As of the time of me writing this, C.S. is couch surfing, looking for a place to rent, in a city with a 0% vacancy rate. He is looking at living in parts of West Sacramento or Woodland. I asked him, “How are you going to get to work? You can’t afford a car, and you can’t walk that far, and biking at night is dangerous.’ (C.S. doesn’t own a bike either). He said “I’m going to have to take a Lyft to work and back every single day.” “Isn’t that going to cost you more than ten bucks each way?” Him: “What else can I do?” It’s damn expensive being poor.
C.S.’s case may seem extreme, but if you are to ask around town, you will find stories of students crammed into mini dorms, declining quality of life for all citizens, skyrocketing rents and abusive, greedy, absentee landlords.
I have another co-worker, who has worked at the other Safeway for years, makes a strong Journeyman clerk rate of 21.90 an hour plus benefits. He and his wife have lived in Davis for more than a decade, have two small children and two incomes. His wife works for a municipal government in the bay area, where she makes a comparable amount. They have lived in the same apartment for many years, but this year, the management team wanted to replace their kitchen counters. What the management team did not tell them was that the rent for their modest two bedroom apartment was going up $400 a month, from $1,150.00 to 1,550.00 per month. He and his wife are suddenly having to make hard choices about if they can afford to live in Davis, and raise their children here. I’m sure he would love to have his scuffed counters back at this point.
The housing crisis is not confined to the working poor and lower middle classes. A friend of mine, who is a single mom of two, with a young autistic child and a teenage girl recently lost her housing after her landlord decided to sell the unit, and was promptly served a 30-day notice by the new owners. Try as she might, she could not find housing in Davis. She is a unionized nurse at UC Davis Medical Center making good money. A few months later, a similar thing happened to her mother, and now they both live in Woodland…. together. IF you ask DJUSD teachers about finding housing in Davis, they will tell you it’s near impossible to do so on their salaries. Teachers are backbones of our communities. I could continue with stories of homeless students living in cars and showering at the gym and the horrors of mini dorms, but I think you get the point.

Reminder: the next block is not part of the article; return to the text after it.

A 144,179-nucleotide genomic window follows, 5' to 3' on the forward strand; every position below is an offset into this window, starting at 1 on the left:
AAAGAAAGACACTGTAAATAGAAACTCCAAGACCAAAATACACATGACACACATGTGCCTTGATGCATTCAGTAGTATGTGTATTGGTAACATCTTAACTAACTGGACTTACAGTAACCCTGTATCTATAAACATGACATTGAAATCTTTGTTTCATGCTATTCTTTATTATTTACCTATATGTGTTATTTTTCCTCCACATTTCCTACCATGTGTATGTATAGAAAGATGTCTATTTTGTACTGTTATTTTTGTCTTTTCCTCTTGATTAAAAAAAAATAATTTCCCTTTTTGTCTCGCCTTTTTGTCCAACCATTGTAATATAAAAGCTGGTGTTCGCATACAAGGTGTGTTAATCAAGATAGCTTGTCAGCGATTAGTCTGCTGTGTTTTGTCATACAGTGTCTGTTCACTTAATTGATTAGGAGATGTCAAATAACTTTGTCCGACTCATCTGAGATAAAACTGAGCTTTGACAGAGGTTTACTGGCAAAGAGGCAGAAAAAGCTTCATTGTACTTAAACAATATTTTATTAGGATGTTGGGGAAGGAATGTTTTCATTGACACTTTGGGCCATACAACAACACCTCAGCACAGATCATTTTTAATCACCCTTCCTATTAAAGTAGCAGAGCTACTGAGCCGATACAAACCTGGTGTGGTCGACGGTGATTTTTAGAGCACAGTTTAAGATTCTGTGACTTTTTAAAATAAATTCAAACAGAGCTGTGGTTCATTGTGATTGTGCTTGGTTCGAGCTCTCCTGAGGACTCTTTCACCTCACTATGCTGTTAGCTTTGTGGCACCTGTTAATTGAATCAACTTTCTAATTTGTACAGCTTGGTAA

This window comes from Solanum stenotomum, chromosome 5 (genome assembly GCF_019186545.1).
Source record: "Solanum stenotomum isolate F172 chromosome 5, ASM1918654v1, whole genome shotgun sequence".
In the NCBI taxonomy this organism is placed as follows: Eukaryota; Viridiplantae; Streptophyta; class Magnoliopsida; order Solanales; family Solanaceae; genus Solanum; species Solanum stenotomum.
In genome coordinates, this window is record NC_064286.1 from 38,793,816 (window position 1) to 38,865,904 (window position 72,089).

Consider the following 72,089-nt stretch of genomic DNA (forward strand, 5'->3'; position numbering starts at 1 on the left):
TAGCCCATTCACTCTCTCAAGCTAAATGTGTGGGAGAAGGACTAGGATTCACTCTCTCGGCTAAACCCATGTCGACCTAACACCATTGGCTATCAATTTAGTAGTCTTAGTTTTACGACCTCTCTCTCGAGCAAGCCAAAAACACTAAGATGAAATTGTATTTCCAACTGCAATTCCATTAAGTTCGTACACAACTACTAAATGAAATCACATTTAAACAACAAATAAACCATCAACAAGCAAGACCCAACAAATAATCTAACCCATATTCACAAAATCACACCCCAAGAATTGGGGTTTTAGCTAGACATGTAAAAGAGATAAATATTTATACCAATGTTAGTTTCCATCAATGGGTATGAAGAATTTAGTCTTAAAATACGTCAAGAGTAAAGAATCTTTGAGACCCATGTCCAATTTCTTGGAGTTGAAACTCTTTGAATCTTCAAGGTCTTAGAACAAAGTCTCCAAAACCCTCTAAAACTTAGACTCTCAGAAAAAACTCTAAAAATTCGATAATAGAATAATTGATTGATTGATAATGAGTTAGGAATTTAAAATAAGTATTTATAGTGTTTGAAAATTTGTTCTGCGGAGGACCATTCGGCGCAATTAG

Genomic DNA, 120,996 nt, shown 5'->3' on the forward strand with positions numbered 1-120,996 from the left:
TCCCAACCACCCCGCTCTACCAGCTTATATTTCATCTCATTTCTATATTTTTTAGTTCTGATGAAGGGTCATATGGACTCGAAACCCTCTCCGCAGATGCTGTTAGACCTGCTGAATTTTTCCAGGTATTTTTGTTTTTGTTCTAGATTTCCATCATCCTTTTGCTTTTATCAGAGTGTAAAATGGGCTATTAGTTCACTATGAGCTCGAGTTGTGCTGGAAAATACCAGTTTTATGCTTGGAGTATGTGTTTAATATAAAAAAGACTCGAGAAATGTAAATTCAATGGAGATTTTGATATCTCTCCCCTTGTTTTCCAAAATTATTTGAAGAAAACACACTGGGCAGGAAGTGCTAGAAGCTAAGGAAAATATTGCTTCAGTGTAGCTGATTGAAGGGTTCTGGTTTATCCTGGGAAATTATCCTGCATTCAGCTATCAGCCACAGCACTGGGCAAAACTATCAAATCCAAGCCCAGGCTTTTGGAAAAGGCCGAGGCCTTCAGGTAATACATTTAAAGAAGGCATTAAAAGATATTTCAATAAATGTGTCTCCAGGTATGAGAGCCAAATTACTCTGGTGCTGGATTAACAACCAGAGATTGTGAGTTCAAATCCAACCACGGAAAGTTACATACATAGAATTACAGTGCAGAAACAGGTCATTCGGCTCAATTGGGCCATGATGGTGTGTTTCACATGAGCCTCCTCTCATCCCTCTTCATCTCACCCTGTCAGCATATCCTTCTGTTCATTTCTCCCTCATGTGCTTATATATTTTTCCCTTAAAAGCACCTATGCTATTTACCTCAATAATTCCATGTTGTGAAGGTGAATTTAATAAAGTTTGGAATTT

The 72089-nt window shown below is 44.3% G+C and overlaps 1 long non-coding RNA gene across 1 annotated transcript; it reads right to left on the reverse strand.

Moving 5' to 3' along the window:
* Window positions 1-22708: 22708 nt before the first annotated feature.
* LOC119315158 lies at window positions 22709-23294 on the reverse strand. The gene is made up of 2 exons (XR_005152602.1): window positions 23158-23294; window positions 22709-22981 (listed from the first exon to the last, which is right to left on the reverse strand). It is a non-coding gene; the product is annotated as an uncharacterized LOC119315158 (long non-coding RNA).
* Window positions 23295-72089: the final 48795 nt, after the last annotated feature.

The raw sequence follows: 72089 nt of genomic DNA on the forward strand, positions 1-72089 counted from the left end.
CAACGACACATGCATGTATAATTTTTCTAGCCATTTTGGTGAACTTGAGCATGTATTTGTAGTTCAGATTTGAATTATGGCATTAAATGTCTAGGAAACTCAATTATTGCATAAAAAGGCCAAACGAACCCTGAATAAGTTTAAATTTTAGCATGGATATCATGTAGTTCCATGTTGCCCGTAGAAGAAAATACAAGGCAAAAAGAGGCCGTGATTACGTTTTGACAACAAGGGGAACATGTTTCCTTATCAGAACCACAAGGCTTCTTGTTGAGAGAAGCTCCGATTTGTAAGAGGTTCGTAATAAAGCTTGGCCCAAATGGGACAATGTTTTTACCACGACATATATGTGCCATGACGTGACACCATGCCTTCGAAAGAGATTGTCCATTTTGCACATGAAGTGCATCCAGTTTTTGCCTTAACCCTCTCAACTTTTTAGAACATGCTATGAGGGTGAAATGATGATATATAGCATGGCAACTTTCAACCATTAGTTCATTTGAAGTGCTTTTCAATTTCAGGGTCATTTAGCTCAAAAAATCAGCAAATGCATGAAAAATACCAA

Davis is a great place to live, and people want to live here. In the grand scheme of things, this is a great problem to have as a city, but its also a problem that needs to be addressed by our elected officials and the community as a whole. Unscrupulous, greedy landlords are sucking the life out of students and the working poor of our community, engorging themselves on student loan debt, and seasoning their Lucullan feast with the tears of students and the working poor.
No matter who you are, no matter how much you or your family makes, the housing crunch will affect you and your community, and not in a good way. Over the next several years, UCD will be adding thousands of students, and not coming close to providing enough housing for them. I fear this will make an already bad situation worse, forcing students to live off campus, exacerbating the high rents, abusive landlord practices, mini dorms and overcrowded apartments.
The recent passage of the housing bills will help, but it’s certainly not enough. Let’s hope our elected officials are up for the challenge.
Sean Raycraft is a lifelong Davis resident and Shop Steward.